Here are some things to consider when choosing a pod for your diaspora account. (These are not in order of importance, except maybe number 1. Nonetheless, each point is important to consider when picking the pod for you.)
1.) Consider hosting your own pod so that you have full control over your data! I will write more on how to do this as I myself learn. (One day, perhaps you can easily host it on a Freedom Box directly from home.) Update: At the moment, Diaspora’s federation makes hosting a small pod impractical, as public posts and hashtags appear not to work so well when communicating with smaller pods. Furthermore, there is no easy user-end installation for pods for the time being. The core team has expressed their support for developing both federation and user-end pod installation, but at the moment these features are underdeveloped.
2.) If you decide to use a public pod, get some info about your pod. There are two main sources for information on D* pods at this point, as far as I can tell:
- Go to http://diaspora.wk3.org/, where you can find information on performance, size, features, encryption, transparency, and country. This is an extremely helpful list of pod ratings, and is accessible to any new user. (This site is run by wk3.org.)
- Go to http://podupti.me/, where you can get information on pod uptime, how long the pod has been around, location, etc. (This site is run by David Morley, who also runs diasp.org.)
Personally, I would not recommend signing up at joindiaspora.com, as the server is often overloaded and slow. There are other pods to choose from, and perhaps (3)-(4) can help you find the right one for you.
3.) Choose a pod admin you can trust. How can you tell if you can trust a pod admin? I don’t know, and I think D* would really benefit by having more information on this. I say this not to scare users away from Diaspora—I think most admins at this point believe in D* and would not do anything to break trust with the users—but that doesn’t mean things won’t change in the future.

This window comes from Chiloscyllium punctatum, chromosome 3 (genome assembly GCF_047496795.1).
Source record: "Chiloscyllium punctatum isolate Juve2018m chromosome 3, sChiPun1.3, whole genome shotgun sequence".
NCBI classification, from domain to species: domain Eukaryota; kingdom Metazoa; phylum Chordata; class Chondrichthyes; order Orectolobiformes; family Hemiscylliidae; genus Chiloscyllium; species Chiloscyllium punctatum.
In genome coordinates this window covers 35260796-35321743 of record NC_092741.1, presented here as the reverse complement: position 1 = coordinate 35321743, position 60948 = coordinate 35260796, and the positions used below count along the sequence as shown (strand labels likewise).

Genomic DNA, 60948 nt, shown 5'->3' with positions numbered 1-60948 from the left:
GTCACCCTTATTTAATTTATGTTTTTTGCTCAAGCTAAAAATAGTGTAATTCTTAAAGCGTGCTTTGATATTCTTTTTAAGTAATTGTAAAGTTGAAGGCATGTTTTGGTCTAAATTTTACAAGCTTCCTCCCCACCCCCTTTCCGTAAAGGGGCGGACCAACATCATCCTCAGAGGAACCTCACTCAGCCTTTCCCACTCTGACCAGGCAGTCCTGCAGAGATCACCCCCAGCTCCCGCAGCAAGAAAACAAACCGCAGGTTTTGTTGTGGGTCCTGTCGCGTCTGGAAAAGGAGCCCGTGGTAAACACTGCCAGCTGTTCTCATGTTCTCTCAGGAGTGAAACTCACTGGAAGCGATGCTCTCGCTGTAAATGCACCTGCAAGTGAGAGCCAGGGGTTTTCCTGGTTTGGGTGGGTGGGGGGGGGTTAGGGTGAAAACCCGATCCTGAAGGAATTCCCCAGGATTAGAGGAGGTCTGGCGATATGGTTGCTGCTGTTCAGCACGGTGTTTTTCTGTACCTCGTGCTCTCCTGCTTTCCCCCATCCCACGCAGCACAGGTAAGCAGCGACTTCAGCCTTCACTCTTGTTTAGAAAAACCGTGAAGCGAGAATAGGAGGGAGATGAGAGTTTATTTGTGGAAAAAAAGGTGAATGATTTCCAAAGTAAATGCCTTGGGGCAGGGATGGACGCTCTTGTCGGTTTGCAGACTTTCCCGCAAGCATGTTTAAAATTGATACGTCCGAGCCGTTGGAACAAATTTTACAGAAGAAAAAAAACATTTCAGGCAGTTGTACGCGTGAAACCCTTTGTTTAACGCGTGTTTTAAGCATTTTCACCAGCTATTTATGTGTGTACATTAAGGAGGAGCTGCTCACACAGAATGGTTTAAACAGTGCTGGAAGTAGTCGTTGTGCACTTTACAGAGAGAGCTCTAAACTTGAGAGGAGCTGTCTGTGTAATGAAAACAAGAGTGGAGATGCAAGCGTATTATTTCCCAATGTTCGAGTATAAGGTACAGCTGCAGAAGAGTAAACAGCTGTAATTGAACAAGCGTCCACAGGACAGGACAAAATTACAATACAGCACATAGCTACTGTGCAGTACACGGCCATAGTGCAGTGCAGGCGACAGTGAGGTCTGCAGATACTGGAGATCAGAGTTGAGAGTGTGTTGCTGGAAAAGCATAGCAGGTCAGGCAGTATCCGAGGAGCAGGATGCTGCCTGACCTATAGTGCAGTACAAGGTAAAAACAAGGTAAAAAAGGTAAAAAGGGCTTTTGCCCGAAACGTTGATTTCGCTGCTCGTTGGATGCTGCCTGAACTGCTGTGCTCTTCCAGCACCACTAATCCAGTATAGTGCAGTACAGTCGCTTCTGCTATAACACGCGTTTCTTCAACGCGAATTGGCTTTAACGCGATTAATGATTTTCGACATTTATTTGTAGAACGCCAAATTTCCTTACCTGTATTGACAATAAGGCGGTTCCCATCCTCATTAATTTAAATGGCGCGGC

In my opinion, pod admin trust is one of the most important reasons for making the improvement of federation a priority at this point. I do not want to trust someone with my data; I want to have control of my data. I hope improved federation and user-end pod installation are developed posthaste for this reason.
4.) Choose a pod in your country. Why? Well, legally the data should be under the laws in the country where the data is stored. (I am not a lawyer, but that makes sense to me.) This means that your data should be subject to the laws of your country.
As diasp0ra.ca states: “(A pod is a Diaspora server.) If you do not trust that your pod admin has your best interests at heart (or at least that (s)he won’t do things with your data that you wouldn’t want done), then find a pod admin that you do trust, or become your own pod admin.”
The rating site http://diaspora.wk3.org/ (above) gives a specific breakdown of how they rate transparency, which is somewhat clear:
– C Legal details of the pod’s owner
– D Easy to find contact address
– E otherwise
Another thing to consider is how active a pod admin is. Some pod admins are very active in their pod, for example, Pistos at diasp0ra.ca
and Rove Monteux at happeningin.eu and Christophe at wk3.org are in regular contact with their users in presenting new features, etc. I am sure there are others, but I don’t know about them. Furthermore, Christophe at wk3.org provides his email address on the log in page, which gives you the possibility of contacting him directly. David Morley at diasp.org runs a blog for his pod.
Rumor has it that private messages are stored in plain text on the server. Update: Sean Tilley writes: “I seem to recall that Private Messages federate just like Limited Statuses do, via an encrypted Salmon Slap. https://github.com/diaspora/diaspora/wiki/Diaspora%27s-federation-protocol has a bit to say about it, as do some of the other pages on the Wiki.” Update: In the comments, JaSK writes: “[A]s far as I can see messages are indeed stored in cleartext, or can easily be descrypted by the server host.” He/She asks: “[W]hy is there no end-to-end encryption in diaspora?” Thus, I do not know what the situation is. Again, point number 3 is really important: Trust Your Pod Admin. I imagine a pod admin has access to all information on a pod. (Can any pod admins reading this provide more information?) Just something to keep in mind when considering how private you really are. Of course this is probably something to consider for every website you visit.
I will add to this as I learn more. Please feel free to leave some suggestions/info in the comments!
=== Related Posts on PillowFortress===
– Diaspora* Tutorials For Newbies: An Overview (Diaspora* Alpha)